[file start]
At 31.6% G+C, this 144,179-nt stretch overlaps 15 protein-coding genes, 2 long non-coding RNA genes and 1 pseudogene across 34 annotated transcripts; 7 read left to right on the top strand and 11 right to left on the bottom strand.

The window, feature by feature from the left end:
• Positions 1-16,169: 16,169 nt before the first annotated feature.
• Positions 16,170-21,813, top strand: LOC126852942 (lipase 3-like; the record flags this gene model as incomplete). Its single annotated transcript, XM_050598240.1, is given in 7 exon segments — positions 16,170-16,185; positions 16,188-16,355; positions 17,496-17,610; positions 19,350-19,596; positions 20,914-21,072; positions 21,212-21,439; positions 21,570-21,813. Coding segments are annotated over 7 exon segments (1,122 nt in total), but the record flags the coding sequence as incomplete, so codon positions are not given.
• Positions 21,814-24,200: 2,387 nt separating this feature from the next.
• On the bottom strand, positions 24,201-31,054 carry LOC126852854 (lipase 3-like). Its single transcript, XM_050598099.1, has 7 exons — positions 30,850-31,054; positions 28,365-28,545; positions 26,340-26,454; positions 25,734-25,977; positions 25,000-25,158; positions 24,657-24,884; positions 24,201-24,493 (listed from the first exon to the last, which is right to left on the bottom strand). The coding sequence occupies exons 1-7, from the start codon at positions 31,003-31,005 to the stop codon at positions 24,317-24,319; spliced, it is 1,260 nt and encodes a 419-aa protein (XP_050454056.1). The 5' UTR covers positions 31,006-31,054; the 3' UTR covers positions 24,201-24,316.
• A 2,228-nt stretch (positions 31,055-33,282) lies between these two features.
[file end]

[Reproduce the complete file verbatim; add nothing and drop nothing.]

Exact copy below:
At 31.6% G+C, this 144,179-nt stretch overlaps 15 protein-coding genes, 2 long non-coding RNA genes and 1 pseudogene across 34 annotated transcripts; 7 read left to right on the top strand and 11 right to left on the bottom strand.

The window, feature by feature from the left end:
• Positions 1-16,169: 16,169 nt before the first annotated feature.
• Positions 16,170-21,813, top strand: LOC126852942 (lipase 3-like; the record flags this gene model as incomplete). Its single annotated transcript, XM_050598240.1, is given in 7 exon segments — positions 16,170-16,185; positions 16,188-16,355; positions 17,496-17,610; positions 19,350-19,596; positions 20,914-21,072; positions 21,212-21,439; positions 21,570-21,813. Coding segments are annotated over 7 exon segments (1,122 nt in total), but the record flags the coding sequence as incomplete, so codon positions are not given.
• Positions 21,814-24,200: 2,387 nt separating this feature from the next.
• On the bottom strand, positions 24,201-31,054 carry LOC126852854 (lipase 3-like). Its single transcript, XM_050598099.1, has 7 exons — positions 30,850-31,054; positions 28,365-28,545; positions 26,340-26,454; positions 25,734-25,977; positions 25,000-25,158; positions 24,657-24,884; positions 24,201-24,493 (listed from the first exon to the last, which is right to left on the bottom strand). The coding sequence occupies exons 1-7, from the start codon at positions 31,003-31,005 to the stop codon at positions 24,317-24,319; spliced, it is 1,260 nt and encodes a 419-aa protein (XP_050454056.1). The 5' UTR covers positions 31,006-31,054; the 3' UTR covers positions 24,201-24,316.
• A 2,228-nt stretch (positions 31,055-33,282) lies between these two features.